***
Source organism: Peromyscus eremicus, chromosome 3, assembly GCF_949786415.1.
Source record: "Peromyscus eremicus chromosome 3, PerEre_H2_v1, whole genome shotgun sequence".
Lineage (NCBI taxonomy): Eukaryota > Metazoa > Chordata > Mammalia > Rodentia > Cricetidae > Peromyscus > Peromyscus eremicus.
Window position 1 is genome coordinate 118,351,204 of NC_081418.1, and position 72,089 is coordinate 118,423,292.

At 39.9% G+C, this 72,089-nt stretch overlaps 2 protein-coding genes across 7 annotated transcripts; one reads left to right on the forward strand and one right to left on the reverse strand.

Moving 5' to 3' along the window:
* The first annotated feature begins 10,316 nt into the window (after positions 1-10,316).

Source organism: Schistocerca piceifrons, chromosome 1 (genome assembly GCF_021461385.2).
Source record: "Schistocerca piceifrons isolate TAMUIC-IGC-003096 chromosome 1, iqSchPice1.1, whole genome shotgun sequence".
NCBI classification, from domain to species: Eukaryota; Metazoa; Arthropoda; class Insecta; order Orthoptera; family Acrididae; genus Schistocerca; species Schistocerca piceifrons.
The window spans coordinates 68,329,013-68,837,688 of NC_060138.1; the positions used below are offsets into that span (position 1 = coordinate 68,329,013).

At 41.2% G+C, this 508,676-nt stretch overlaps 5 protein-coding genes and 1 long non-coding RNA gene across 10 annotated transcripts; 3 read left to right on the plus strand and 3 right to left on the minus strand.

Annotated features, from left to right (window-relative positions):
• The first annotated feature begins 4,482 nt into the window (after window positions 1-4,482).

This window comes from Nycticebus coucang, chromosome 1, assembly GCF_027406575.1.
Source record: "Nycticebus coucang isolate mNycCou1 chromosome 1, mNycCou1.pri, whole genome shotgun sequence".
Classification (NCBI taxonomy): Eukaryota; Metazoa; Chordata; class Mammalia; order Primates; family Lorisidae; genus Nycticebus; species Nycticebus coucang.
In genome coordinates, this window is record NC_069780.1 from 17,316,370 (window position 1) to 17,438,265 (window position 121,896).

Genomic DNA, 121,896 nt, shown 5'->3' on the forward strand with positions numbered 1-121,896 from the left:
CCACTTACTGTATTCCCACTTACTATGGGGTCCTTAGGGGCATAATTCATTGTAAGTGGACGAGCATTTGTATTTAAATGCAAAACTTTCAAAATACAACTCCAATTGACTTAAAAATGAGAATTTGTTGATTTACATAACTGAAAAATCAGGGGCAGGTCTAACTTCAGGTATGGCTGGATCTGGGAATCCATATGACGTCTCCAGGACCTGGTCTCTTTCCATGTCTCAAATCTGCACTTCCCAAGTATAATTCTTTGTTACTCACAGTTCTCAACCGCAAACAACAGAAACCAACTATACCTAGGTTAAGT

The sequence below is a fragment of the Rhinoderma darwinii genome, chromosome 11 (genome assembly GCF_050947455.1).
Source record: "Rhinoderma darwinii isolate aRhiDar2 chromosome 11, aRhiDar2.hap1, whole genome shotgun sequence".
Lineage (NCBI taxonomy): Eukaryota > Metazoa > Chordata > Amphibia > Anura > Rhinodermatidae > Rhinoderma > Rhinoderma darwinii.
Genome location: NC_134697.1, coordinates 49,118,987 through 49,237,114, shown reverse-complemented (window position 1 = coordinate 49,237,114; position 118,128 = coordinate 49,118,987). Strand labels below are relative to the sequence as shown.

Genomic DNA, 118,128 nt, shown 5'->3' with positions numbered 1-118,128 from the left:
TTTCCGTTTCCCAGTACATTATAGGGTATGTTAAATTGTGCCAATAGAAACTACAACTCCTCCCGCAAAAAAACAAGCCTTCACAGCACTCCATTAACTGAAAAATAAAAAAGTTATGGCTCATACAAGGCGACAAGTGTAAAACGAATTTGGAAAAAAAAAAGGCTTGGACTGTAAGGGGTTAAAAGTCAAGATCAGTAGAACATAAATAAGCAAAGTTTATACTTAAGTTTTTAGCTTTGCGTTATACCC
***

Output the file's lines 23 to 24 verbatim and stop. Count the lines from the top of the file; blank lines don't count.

Lineage (NCBI taxonomy): Eukaryota > Metazoa > Chordata > Amphibia > Anura > Rhinodermatidae > Rhinoderma > Rhinoderma darwinii.
Genome location: NC_134697.1, coordinates 49,118,987 through 49,237,114, shown reverse-complemented (window position 1 = coordinate 49,237,114; position 118,128 = coordinate 49,118,987). Strand labels below are relative to the sequence as shown.